Sometimes the claim is made that mechanical instruments in worship are simply aids to the voice. This claim is false. Instruments used in worship are an addition rather than an aid. That distinction is a critical one. If worshipers need help to remember the words or notes to a song, the songbook aids in that area. If the song leader needs an aid to pitch a song, a tuning fork or a pitch pipe can aid him. Many things aid us in our worship to God. Electric lights, air conditioners, public address systems, even church buildings serve as aids to worship. Aids are simply expedients, and therefore acceptable to God. To introduce an unauthorized activity into worship is to abandon the authority of the Scripture and enthrone the doctrines of man. The use of a piano, organ, or any other mechanical instrument in worship is just such an addition. The music from such an instrument certainly may drown out the human voice, but it does not aid it in any way.

Often it is claimed, “I think the singing sounds better when accompanied by an instrument.” The better question is, “What does the singing sound like to God?” After all, God is the audience of our worship. We ought to strive to please Him and not fickle men (Ac. 5:29). In this age of human entertainment thinly veiled as worship to God, the instrument might be more exciting to men. Some denominational churches distribute free earplugs in the foyer to dull the deafening onslaught of the “house band!” No matter how much men may enjoy vain worship, only true worship is pleasing to holy God. God says sing, so His faithful people sing.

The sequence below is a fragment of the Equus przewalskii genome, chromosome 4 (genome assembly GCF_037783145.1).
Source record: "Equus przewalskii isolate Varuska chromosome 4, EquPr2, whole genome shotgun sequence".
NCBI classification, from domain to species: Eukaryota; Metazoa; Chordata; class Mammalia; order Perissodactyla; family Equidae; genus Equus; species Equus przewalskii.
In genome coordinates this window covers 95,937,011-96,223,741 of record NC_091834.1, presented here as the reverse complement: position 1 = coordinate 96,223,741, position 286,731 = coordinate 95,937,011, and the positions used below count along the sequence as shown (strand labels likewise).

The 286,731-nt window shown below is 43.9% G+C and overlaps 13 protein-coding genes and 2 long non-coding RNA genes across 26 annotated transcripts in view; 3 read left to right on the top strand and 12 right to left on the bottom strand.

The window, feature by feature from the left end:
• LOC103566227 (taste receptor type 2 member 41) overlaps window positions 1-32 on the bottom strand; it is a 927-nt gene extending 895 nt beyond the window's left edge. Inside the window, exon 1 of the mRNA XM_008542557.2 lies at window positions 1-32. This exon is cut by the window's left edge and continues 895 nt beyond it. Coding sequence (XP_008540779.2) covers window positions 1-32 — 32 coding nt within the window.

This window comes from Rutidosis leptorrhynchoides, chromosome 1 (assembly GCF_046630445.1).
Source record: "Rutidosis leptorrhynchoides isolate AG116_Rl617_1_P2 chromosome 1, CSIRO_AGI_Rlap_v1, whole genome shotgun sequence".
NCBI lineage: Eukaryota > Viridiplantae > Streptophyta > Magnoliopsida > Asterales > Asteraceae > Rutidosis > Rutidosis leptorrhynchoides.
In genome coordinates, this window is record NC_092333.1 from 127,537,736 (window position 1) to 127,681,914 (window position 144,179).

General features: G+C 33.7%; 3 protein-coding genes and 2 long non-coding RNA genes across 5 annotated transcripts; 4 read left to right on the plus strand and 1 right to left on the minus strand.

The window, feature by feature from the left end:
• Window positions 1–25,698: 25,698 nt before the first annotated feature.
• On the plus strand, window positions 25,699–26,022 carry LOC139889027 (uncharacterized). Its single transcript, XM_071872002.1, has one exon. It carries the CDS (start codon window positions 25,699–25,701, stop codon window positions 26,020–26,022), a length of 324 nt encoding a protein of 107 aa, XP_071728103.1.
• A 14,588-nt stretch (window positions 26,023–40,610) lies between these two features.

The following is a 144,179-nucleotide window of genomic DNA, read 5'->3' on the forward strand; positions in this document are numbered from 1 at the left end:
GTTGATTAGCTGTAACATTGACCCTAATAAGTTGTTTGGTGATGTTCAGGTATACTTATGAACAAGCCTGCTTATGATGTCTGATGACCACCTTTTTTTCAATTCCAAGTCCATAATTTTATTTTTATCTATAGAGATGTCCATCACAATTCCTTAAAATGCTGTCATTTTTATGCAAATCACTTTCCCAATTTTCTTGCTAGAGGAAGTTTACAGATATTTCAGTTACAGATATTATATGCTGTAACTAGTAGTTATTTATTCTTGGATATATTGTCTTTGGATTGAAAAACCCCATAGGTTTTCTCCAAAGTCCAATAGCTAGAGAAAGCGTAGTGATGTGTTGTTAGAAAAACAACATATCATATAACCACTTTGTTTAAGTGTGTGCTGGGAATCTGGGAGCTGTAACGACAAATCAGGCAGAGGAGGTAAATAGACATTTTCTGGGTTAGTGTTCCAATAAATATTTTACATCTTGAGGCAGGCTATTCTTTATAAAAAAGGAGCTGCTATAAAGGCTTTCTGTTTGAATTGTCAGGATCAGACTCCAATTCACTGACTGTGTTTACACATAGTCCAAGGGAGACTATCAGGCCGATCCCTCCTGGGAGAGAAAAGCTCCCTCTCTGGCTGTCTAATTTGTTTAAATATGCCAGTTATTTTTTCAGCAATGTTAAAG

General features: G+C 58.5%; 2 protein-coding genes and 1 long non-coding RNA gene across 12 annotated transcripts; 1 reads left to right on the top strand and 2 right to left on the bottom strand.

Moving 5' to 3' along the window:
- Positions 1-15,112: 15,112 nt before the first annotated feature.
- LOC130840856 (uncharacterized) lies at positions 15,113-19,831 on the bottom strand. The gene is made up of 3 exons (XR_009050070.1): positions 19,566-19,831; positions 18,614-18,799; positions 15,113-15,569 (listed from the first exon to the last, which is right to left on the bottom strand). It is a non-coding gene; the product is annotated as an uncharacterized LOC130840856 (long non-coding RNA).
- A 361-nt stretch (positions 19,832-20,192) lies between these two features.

Perhaps more often than any other justification, we hear, “Well, the Bible doesn’t say we can’t use instruments in worship.” Thankfully, this reasoning is not used in other areas of life. “Chevrolet didn’t say not to fill my car’s fuel tank with orange juice.” “The doctor didn’t say not to drink drain cleaner for my nasal congestion.” How foolish men can be. When God authorizes a specific item to be used, it rules out everything else. When Jesus told the man whose sight was restored to go wash in the pool of Siloam (Jn. 9:7), He did not list off every other pool in Judea. He did not need to because He had specified the pool to wash in. So it is with the kind of music God desires. When He specifies singing it prohibits anything other than singing.

Many believe that the church of Christ is “that weird church without music.” Nothing could be further from the truth. Christians do have music in worship. It is the beautiful music called singing, and it is the very kind of music that God has authorized in His holy Word. A refusal to use mechanical instruments of music in worship is not some quirky doctrine that Christians use to make themselves distinctive. It is a matter of Bible authority, and it lies at the very heart of a proper interpretation and application of God’s will for man today.

Rick is a 1999 graduate of the Memphis School of Preaching, an instructor for the Georgia School of Preaching (Marietta and Adairsville campuses), and has served as the evangelist of the Adairsville, GA church of Christ since 2013.